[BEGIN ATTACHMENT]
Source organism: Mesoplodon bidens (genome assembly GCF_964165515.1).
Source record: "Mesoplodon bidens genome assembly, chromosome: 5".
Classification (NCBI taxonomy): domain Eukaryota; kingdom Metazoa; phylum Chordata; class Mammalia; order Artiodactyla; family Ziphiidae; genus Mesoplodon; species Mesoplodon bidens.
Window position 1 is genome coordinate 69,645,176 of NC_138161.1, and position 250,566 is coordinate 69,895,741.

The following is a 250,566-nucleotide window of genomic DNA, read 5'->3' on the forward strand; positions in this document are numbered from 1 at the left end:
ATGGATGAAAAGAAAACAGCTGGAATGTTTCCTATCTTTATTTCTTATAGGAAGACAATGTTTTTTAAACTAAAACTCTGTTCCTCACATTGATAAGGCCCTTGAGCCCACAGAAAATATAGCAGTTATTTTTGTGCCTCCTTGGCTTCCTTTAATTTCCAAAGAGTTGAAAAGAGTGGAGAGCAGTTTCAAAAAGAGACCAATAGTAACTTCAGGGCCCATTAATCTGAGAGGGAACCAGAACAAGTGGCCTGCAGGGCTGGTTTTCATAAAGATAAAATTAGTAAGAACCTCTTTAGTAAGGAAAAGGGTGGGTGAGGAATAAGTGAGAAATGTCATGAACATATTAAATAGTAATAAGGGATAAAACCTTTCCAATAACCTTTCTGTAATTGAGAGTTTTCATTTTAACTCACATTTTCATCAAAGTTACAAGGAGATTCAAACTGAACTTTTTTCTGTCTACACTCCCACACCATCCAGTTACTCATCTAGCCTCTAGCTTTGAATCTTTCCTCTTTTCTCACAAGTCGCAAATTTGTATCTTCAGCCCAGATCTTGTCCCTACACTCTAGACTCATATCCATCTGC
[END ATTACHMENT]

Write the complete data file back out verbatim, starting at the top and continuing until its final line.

Source organism: Mesoplodon bidens (genome assembly GCF_964165515.1).
Source record: "Mesoplodon bidens genome assembly, chromosome: 5".
Classification (NCBI taxonomy): domain Eukaryota; kingdom Metazoa; phylum Chordata; class Mammalia; order Artiodactyla; family Ziphiidae; genus Mesoplodon; species Mesoplodon bidens.
Window position 1 is genome coordinate 69,645,176 of NC_138161.1, and position 250,566 is coordinate 69,895,741.

The following is a 250,566-nucleotide window of genomic DNA, read 5'->3' on the forward strand; positions in this document are numbered from 1 at the left end:
ATGGATGAAAAGAAAACAGCTGGAATGTTTCCTATCTTTATTTCTTATAGGAAGACAATGTTTTTTAAACTAAAACTCTGTTCCTCACATTGATAAGGCCCTTGAGCCCACAGAAAATATAGCAGTTATTTTTGTGCCTCCTTGGCTTCCTTTAATTTCCAAAGAGTTGAAAAGAGTGGAGAGCAGTTTCAAAAAGAGACCAATAGTAACTTCAGGGCCCATTAATCTGAGAGGGAACCAGAACAAGTGGCCTGCAGGGCTGGTTTTCATAAAGATAAAATTAGTAAGAACCTCTTTAGTAAGGAAAAGGGTGGGTGAGGAATAAGTGAGAAATGTCATGAACATATTAAATAGTAATAAGGGATAAAACCTTTCCAATAACCTTTCTGTAATTGAGAGTTTTCATTTTAACTCACATTTTCATCAAAGTTACAAGGAGATTCAAACTGAACTTTTTTCTGTCTACACTCCCACACCATCCAGTTACTCATCTAGCCTCTAGCTTTGAATCTTTCCTCTTTTCTCACAAGTCGCAAATTTGTATCTTCAGCCCAGATCTTGTCCCTACACTCTAGACTCATATCCATCTGC